Another change is a modification and extension of assistance for decreases in Federal activities and new hold harmless provisions, two of which began in fiscal 1975.
While we agree with some of these changes and in fact include them in our own bill we do anticipate major administrative problems with the majority of them.
At this time, Mr. Chairman, with your permission I would like to depart from my regular testimony and call on Mr. Stormer from our impact aid program to review at this time the complexities of these calculations under the new law.
You have a chart that is before you. The chart has impressed us with the intricacies of the tremendous task of making the calculations. I think it will also impress you and the members of the committee.
I am so convinced of the complexities that I believe that we actually need experts that are deeply involved in it to discuss it.
I would like to ask Mr. Bill Stormer at this time to discuss the overlay material that you have before you to give you a better concept of how complex these problems are growing.
Then I will continue with just a few more words on my testimony. Then we will be through, Mr. Chairman.
Chairman PERKINS. Go ahead.
Mr. STORMER. Mr. Chairman, I will try to use this overlay to illustrate the complexities of computing entitlement for a local educational agency.
I will refer you to the base chart which we have supplied. The upper half of the chart represents the A category pupils. The lower half represents the B category pupils. We have made an assumption of a uniform local contribution rate of $500. This is shown at the top of the chart.
In this illustration the school district would be entitled to the dollar amount times the number of children in each category or subcategory. If a district has 25 percent or more of its average daily attendance in A category type pupils it is entitled to 100 percent of the local contribution rate for each subcategory A-type pupil
. That is rather easy to compute and illustrate in this base chart, that each of these youngsters would be entitled to $500 or some portion of it depending upon whether they were an A or a B or in one of the various subcategories.
To illustrate the manner in which payments may be made to school districts is even a harder task. The act calls for three levels or tiers of funding. The first level is at 25 percent for all categories of entitlement for each child.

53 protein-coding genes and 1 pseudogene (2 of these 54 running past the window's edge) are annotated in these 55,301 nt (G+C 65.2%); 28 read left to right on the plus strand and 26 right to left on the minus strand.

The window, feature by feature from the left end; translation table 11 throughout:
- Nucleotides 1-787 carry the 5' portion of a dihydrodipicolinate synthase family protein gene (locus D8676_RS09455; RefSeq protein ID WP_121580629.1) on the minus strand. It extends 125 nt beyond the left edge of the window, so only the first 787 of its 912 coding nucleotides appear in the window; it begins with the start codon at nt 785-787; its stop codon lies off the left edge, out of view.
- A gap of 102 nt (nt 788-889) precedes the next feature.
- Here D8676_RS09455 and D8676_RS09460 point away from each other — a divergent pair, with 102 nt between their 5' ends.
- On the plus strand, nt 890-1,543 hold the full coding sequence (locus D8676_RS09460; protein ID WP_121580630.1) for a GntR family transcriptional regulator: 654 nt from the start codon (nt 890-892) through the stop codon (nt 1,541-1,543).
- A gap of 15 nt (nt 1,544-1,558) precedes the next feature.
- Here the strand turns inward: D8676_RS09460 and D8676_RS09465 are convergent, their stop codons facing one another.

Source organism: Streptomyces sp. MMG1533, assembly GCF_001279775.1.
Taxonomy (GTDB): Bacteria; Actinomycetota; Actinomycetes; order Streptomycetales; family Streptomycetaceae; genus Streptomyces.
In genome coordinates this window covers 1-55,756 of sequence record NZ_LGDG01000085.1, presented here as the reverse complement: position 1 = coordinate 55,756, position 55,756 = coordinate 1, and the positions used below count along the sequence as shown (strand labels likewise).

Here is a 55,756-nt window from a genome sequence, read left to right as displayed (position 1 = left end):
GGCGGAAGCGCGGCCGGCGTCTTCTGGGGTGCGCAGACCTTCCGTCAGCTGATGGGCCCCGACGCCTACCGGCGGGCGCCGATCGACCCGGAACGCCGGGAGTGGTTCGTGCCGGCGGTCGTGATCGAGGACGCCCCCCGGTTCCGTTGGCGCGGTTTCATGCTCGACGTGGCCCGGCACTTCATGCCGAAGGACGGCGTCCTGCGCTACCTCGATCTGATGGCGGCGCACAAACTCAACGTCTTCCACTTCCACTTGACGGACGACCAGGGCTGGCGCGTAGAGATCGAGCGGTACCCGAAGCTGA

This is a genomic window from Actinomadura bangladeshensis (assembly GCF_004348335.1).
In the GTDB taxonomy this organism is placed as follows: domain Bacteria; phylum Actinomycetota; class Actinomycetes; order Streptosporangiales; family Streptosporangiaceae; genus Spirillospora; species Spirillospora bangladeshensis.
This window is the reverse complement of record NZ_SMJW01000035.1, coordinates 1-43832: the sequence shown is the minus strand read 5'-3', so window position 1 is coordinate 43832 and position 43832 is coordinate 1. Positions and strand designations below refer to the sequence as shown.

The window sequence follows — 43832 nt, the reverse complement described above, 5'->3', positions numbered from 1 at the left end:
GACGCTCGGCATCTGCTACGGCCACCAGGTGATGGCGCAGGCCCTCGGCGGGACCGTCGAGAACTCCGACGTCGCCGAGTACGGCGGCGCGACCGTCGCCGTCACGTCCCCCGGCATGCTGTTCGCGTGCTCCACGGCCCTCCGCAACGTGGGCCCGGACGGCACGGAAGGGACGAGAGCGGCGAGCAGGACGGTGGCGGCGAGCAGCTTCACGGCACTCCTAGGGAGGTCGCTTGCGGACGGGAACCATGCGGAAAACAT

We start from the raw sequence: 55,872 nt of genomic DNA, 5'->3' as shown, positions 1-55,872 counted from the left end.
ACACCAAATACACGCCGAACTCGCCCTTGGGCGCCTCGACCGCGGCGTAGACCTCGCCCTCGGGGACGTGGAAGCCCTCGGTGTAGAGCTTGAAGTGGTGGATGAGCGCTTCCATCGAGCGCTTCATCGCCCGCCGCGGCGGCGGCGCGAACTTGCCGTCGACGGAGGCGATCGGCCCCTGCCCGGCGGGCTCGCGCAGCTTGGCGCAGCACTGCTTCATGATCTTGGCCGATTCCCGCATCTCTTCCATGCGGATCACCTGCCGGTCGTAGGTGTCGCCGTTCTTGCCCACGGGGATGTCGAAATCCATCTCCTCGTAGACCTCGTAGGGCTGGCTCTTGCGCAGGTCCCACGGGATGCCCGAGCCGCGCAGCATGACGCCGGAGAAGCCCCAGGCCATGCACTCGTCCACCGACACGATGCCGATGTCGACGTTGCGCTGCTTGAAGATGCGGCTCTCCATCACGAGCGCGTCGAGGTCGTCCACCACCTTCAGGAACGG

At this point if you flip the chart back over it illustrates via the blackout that 25 percent can be paid for each of the various subcategories here.
If you flip page 1 over you are looking at the payments that could be provided under tier 2. In this regard tier 2 may be funded at varying percentages depending upon the authorization contained in the law itself.
But tier 2 may be funded only if every category pupil that is entitled to receive payment under tier 2 receives payment. If it is not funded in full it is not funded at all. Thus, only tier 1 funding may be accomplished.
If you look at an exception which is the bottom overlay you would note that we have a slight change in that if a district has 25 percent or more A-type pupils then the district is entitled to 100 percent entitlement for each of its A category pupils, even those which may be indicated down here on the fourth line as the A-civilian-type youngster living on Federal land and his parent is employed on Federal land, whereas by law it calls for a 90-percent entitlement, he would receive 100 percent, being in a heavily impacted district.
We do not illustrate tier 3 because the tier 3 authorization would say that in the event funds were available to fund tier 1 and tier 2, and tier 3 could not be funded in its entirety for all of the entitlement and each category would be funded in proportion to its unfunded entitlement and the amount of money that is left over.
I will deviate a little bit. One of the confusing situations that exist in this type of funding is that you can create an A voungster by a youngster living on low-rent housing property and his parent being in the uniformed services. There is a provision in the law that stipulates that low-rent housing may be funded in tier 1 and tier 3. But if you have an A category youngster living on low-rent housing and parent in the uniformed services he could be entitled to payment in tier 2. We have some problems identifying just how we treat this youngster in the payments under tier 2.
Does he get thrown out completely because he is associated with lowrent housing? Or do you pay that portion which is associated with the uniformed services? Or do you drop him down into the B category to be paid as uniformed services B?
These types of pupils can also confuse the situation by being of sufficient number that throws the district up into the heavily impacted status, having 25 percent or more A category youngsters.
I will leave the chart at this point and go back to the text.
The estimated requirements for regular entitlements in fiscal year 1976 and also payment tiers are attached at the back of the testimony in the table.